Integrating coherent light sources at the nanoscale with spasers is one of the most promising applications of plasmonics. In a spaser, localized plasmon polaritons (LPPs) waves occurring at the metal-dielectric interface are amplified by an active medium. Under specific conditions, the gain of plasmonic modes can overcome the absorption losses occurring in the metal and stimulated emission of radiation occurs, as experimentally observed in optically pumped spasers. Despite the large body of experimental research, the theoretical understanding of the spaser dynamics is still challenging. Fundamental insights on the lasing threshold conditions have been obtained by Mie theoretical approaches and semi-classical methods.
One of the most widely adopted configurations for the spaser is represented by a spherically symmetric nanostructure composed by a metallic core coated with a shell of resonant material. Even for such a simple geometrical configuration, both the spatial distribution of the lasing modes and their temporal evolution are still unclear in many aspects. While the core nanostructure supports strongly directional dipole modes, in fact, the symmetry of the system is expected to favor a rotational invariant laser emission. Understanding the competition between these opposite aspects, while furnishing new insights on the core-shell spaser, can provide key elements to govern the dynamics of energy emission from these structures.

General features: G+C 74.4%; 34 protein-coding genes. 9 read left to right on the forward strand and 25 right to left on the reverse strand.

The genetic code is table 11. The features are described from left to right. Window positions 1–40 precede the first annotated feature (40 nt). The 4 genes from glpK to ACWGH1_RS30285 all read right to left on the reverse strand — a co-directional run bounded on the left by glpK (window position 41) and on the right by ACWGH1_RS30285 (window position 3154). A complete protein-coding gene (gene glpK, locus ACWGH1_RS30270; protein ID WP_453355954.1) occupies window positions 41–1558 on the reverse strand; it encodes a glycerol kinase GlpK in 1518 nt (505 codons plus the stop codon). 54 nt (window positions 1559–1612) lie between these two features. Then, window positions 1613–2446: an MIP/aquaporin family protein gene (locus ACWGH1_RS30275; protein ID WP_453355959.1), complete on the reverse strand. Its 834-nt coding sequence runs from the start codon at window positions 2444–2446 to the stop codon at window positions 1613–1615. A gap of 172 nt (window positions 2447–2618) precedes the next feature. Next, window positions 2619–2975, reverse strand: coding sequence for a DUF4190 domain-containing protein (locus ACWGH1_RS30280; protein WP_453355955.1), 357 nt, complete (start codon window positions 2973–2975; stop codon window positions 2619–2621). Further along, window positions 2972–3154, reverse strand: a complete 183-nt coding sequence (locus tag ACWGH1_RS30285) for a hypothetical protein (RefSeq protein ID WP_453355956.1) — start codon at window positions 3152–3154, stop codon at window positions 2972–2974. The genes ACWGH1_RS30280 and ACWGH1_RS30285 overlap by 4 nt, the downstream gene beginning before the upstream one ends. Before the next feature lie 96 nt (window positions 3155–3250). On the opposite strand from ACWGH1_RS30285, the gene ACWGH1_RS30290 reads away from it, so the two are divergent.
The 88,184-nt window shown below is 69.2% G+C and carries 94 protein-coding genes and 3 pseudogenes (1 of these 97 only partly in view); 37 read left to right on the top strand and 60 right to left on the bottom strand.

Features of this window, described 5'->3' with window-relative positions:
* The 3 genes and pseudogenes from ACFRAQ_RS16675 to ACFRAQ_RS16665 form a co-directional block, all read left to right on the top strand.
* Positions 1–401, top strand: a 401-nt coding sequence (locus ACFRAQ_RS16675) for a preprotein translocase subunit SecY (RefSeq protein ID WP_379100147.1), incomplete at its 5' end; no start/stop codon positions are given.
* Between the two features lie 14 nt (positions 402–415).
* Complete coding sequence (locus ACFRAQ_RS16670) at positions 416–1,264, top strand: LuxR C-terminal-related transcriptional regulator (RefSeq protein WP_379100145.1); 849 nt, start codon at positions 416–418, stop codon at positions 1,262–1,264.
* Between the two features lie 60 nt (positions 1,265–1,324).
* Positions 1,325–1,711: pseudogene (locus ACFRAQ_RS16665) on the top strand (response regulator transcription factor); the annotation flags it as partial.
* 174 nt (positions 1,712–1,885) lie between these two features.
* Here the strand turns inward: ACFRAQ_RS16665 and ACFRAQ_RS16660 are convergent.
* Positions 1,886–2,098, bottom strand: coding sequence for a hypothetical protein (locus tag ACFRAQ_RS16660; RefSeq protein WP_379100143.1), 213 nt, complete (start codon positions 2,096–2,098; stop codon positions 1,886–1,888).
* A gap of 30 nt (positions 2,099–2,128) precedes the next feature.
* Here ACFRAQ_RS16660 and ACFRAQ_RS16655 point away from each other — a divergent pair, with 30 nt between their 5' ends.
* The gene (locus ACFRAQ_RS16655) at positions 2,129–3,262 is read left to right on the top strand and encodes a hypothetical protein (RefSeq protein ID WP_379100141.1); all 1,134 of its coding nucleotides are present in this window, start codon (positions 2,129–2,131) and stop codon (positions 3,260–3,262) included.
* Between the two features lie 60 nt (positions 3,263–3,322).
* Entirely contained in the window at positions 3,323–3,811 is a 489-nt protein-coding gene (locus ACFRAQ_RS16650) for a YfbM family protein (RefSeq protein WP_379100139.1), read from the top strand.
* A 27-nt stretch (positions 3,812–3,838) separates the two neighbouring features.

Controlling the directionality of light in nanophotonic channels is a fundamental challenge in plasmonics, and is at the center of large research efforts. The classical approach to address this issue is to use passive structures with broken symmetries, which scatter light in one preferential direction. An intriguing question is related to the possibility of achieving unidirectional emission from a perfectly spherical nanoparticle. Intuitively, one may expect that this would not be possible, due to the geometrical symmetry of the structure. However, we here illustrate that this counterintuitive dynamics is indeed feasible, thanks to the fundamental principle of energy equipartition. By leveraging on this thermodynamic principle, we illustrate how it is possible to observe very unconventional light-matter interactions in spherically symmetric systems, enabling a new manifold of functionalities at the nanoscale with spaser technology.